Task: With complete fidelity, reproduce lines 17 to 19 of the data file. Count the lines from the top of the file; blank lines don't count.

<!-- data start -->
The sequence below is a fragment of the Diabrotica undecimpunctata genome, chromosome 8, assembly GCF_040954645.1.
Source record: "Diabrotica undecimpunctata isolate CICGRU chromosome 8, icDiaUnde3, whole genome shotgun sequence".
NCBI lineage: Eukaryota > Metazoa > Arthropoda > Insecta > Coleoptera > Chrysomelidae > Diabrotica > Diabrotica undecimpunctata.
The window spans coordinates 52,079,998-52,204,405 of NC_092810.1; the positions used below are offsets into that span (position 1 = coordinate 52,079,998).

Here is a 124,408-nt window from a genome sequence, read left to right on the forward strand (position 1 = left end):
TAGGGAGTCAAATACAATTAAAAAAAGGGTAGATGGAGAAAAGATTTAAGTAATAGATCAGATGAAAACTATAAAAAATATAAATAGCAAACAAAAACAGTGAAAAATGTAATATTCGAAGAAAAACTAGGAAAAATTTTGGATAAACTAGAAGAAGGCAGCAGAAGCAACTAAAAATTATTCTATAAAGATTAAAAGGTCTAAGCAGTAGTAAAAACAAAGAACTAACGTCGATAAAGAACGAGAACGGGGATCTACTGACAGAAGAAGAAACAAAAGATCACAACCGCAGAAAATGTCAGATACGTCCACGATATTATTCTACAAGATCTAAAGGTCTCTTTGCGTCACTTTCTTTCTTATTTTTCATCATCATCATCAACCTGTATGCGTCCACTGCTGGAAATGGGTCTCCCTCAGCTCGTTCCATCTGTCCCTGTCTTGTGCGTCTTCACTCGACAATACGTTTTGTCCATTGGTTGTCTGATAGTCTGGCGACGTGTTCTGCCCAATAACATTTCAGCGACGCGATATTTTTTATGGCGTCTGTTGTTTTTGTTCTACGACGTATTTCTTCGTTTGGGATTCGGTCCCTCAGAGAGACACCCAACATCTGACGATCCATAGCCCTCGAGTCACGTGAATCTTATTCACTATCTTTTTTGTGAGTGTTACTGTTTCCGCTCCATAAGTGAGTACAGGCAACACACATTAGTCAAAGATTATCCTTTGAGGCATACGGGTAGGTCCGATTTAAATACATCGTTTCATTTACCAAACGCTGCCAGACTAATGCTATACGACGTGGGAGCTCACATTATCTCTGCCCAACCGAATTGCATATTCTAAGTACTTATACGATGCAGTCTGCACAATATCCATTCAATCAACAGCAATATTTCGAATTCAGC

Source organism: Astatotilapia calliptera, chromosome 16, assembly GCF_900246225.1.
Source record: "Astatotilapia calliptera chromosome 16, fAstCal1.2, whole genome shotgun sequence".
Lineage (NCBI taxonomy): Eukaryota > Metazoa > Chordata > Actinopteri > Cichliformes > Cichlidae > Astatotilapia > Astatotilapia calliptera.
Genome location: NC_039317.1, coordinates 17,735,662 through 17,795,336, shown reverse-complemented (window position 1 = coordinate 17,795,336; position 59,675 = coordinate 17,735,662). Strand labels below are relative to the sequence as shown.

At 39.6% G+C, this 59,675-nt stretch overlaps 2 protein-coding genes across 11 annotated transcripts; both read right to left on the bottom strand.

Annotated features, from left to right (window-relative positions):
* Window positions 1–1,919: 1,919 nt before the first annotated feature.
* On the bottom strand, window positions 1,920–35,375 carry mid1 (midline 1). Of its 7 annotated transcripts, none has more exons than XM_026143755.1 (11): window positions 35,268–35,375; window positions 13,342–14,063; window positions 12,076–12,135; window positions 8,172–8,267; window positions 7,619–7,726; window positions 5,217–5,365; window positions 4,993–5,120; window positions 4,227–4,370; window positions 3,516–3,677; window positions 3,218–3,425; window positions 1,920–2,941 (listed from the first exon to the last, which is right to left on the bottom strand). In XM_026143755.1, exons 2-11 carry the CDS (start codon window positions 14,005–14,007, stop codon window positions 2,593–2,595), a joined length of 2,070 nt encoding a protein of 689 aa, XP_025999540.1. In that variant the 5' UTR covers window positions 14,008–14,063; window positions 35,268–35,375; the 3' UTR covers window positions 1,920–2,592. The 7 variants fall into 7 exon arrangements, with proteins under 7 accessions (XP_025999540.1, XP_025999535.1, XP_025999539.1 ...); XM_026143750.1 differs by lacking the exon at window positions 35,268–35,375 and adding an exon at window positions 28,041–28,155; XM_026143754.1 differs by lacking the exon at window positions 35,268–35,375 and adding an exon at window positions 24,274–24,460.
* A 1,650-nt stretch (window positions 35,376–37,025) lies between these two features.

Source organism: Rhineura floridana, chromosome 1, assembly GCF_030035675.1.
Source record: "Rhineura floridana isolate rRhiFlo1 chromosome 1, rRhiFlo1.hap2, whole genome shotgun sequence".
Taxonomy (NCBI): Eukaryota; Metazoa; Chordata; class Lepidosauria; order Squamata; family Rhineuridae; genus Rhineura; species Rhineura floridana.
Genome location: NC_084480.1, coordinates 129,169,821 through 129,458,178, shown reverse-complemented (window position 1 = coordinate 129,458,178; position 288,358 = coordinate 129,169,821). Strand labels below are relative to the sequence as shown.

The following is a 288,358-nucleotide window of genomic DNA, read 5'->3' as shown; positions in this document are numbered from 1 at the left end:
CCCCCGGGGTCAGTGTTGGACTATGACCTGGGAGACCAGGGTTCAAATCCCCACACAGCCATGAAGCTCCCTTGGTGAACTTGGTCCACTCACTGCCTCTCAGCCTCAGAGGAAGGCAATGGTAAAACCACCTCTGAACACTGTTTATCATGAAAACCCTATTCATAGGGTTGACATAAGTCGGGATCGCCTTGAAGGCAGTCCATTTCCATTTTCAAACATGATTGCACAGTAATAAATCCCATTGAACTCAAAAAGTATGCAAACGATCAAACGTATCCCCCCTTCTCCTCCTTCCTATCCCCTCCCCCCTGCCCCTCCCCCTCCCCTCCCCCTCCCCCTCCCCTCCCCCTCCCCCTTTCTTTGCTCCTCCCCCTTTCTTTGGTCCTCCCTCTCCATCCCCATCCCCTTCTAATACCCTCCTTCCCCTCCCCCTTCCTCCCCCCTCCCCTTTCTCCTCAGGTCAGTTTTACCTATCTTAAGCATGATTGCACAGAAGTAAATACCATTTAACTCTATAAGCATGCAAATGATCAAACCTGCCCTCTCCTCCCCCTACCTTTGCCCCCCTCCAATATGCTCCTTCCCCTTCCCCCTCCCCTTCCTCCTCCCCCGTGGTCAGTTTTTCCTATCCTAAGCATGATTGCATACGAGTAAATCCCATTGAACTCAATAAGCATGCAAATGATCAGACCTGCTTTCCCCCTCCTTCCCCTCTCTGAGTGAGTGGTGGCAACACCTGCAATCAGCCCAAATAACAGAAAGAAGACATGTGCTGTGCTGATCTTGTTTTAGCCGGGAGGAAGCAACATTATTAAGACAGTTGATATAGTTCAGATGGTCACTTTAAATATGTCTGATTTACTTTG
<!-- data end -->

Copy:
Source record: "Rhineura floridana isolate rRhiFlo1 chromosome 1, rRhiFlo1.hap2, whole genome shotgun sequence".
Taxonomy (NCBI): Eukaryota; Metazoa; Chordata; class Lepidosauria; order Squamata; family Rhineuridae; genus Rhineura; species Rhineura floridana.
Genome location: NC_084480.1, coordinates 129,169,821 through 129,458,178, shown reverse-complemented (window position 1 = coordinate 129,458,178; position 288,358 = coordinate 129,169,821). Strand labels below are relative to the sequence as shown.